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    Examine The List

    Simply take a look at the list. Can you believe that all these things have been occupying your brain’s resources? Obviously, this is one of the reasons for you being stressed out and afraid that something important might slip your mind.

    Imagine how much better you could use your brain’s resources to think about (and eventually figure out) these things rather than to remember about these things.

    This is what GTD can do for you. It can throw all of them out of your brain and place them in a different location you can trust.

    The lists from this exercise will be the cornerstone for the system, something you will build upon in the next steps. Reflect on it for a while, and make sure that truly everything is there. If not, do a quick update,

    Next time: What to do with the list and how to start implementing GTD the easy way.

    Have you tried GTD yet? How is it working for you? Let us know in the comments.

    (Photo credit: Productivity or Motivation Reminder via Shutterstock)

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    Karol Krol

    Blogger, published author, and founder of a site that's all about delivering online business advice

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    Last Updated on June 19, 2019

    10 Websites To Learn Something New In 30 Minutes A Day

    10 Websites To Learn Something New In 30 Minutes A Day

    Learning something new is always an exciting endeavour to commence. The problem is that most of us get wrapped up in busy distractions throughout the day so that we can never find the time to learn the new skill we want.

    What’s worse is that some of us spend hours learning this new skill only to give up after a few months, which is precious time that goes down the toilet.

    Luckily, there’s a better solution.

    Instead of using our time to sit through long lectures and lengthy video courses, we can take advantage of all the amazing websites that can help us learn a new skill in 30 minutes or less.

    We’ve collected the best sites that teach a diversified list of topics and have decided to share them with you here today. Enjoy!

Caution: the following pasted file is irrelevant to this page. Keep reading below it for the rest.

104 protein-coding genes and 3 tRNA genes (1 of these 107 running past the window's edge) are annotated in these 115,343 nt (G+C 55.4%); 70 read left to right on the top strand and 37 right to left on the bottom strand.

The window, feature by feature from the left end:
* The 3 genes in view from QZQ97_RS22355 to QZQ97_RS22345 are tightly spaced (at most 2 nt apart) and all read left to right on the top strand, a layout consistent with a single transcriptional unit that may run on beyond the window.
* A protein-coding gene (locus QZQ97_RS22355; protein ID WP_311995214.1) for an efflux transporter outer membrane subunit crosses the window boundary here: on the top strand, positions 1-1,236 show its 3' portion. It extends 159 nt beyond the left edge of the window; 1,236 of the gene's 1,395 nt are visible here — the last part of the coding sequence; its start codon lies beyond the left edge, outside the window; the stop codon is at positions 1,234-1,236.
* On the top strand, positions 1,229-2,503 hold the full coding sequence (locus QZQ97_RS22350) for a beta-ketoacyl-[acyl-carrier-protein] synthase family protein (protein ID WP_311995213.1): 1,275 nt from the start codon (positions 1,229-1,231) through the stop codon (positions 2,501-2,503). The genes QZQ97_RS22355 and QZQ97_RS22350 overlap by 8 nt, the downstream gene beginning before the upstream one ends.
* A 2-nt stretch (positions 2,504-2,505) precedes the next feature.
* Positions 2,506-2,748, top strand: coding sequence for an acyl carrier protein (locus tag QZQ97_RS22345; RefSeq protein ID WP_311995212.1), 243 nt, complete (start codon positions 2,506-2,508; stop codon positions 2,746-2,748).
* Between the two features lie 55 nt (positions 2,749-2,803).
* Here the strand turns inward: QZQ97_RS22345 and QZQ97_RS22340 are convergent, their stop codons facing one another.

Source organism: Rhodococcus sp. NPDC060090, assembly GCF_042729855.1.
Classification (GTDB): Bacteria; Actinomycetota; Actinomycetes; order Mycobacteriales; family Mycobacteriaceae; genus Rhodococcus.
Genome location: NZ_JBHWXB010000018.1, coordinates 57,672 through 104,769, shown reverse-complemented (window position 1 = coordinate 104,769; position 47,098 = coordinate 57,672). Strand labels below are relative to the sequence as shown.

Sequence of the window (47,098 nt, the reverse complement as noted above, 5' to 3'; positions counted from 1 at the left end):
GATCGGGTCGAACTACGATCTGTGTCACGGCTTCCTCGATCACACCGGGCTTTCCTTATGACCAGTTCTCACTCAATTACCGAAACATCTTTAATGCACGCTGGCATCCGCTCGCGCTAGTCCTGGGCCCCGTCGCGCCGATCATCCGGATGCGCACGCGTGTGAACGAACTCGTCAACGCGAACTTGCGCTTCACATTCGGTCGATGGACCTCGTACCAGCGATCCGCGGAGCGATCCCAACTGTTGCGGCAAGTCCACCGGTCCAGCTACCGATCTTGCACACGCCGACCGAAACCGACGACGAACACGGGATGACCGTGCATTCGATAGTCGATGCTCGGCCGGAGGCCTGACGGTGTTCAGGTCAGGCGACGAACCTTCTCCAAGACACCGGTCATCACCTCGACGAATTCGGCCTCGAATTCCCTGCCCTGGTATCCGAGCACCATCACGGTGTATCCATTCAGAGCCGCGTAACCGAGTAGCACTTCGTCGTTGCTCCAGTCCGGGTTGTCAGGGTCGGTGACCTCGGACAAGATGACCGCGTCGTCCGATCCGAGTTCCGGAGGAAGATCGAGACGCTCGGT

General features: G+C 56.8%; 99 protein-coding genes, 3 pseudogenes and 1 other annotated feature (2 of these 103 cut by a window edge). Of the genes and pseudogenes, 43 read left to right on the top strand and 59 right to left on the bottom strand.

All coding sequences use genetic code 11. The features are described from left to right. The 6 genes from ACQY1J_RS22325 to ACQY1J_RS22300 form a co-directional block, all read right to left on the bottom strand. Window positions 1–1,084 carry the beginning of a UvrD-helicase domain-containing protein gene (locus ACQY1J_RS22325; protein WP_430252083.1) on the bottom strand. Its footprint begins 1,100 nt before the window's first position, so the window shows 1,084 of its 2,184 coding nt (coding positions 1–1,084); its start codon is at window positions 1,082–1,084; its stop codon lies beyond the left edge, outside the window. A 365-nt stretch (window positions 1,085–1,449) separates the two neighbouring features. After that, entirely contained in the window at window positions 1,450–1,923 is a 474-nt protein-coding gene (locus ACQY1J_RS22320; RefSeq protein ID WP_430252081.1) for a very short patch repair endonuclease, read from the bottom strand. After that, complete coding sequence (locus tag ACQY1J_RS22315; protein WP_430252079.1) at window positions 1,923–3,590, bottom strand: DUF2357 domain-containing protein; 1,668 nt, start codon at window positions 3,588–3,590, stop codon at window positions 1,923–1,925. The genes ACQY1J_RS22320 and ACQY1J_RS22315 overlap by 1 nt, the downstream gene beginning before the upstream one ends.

1. Lynda

    Estimated time: 20-30 mins
    Topics: Business, marketing, design, software tools

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    Get access to 1,000s of courses with a 10-day free trial to develop your skills in business, photoshop, software, and much more.

    2. Skillshare

    Estimated time: 20-30 mins
    Topics: Cooking, design, software tools, marketing, photography

    Ten dollars per month gets you access to bite-sized, on-demand courses taught by leading experts like Gary Vaynerchuk, Guy Kawasaki, and more.

    3. Hackaday

    Estimated time: 5 mins
    Topics: Life hacks, productivity

    This website delivers tips to make your life better and more productive. Just 5 minutes a day is all you need to learn new life hacks to improve your lifestyle.

    4. Codeacademy

    Estimated time: 15-30 mins
    Topics: Software development

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    A gamified approach to coding, Codeacademy helps anyone build a website through an interactive learning method. Learn any programming language from HTML, CSS, Javascript, Ruby on Rails, and more by actually building instead of spending your time on theory.

    5. 7-min

    Estimated time: 7 mins
    Topics: Health & Fitness

    Do you have just 7 minutes to get in shape? Most of us aren’t in the shape that we want to be because of the lack of time we have. Putting our workout apparel on, driving to the gym, and driving back can take up a lot of our time in themselves.

    In just 7 minutes, this website will go through dozens of routines to get you in shape and ready for the day ahead. Time is no longer an excuse!

    6. Calm

    Estimated time: 10 mins
    Topics: Meditation

    Get guided meditations right to your screen. With Calm, you can learn different types of meditation where a teacher can guide you step-by-step through the process, even if it’s your first time trying meditation.

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    7. Highbrow

    Estimated time: 5 mins
    Topics: Business, creative skills, design, history

    Bite-sized email courses delivered to your inbox every morning to learn everything from film history, marketing, business, and more.

    8. Big Think

    Estimated time: 10 mins
    Topics: Technology, science, life

    Learn from the world’s experts about scientific breakthroughs, revolutionary business concepts, and more in short, chunk-sized videos.

    9. Khan Academy

    Estimated time: 30 mins
    Topics: Academics

    Recognized by Bill Gates as one of the best teachers online, Salman Khan breaks down complicated subjects into simplified concepts to help you understand them in minutes, not weeks.

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    10. Rype

    Estimated time: 15-30 mins
    Topics: Foreign languages

    Are you “too busy” to learn a language? Meet Rype, your personal trainer for languages. Get unlimited 1-on-1 private language lessons with professional teachers around the world. Each lesson is just 30 minutes, allowing you to fit learning a language into your busy lifestyle. You can try it free for 14-days and see for yourself.

    Over to you

    Which of these topics were your favorite?

    We’d love to hear from you, and please share this with friends who are also looking to learn something new!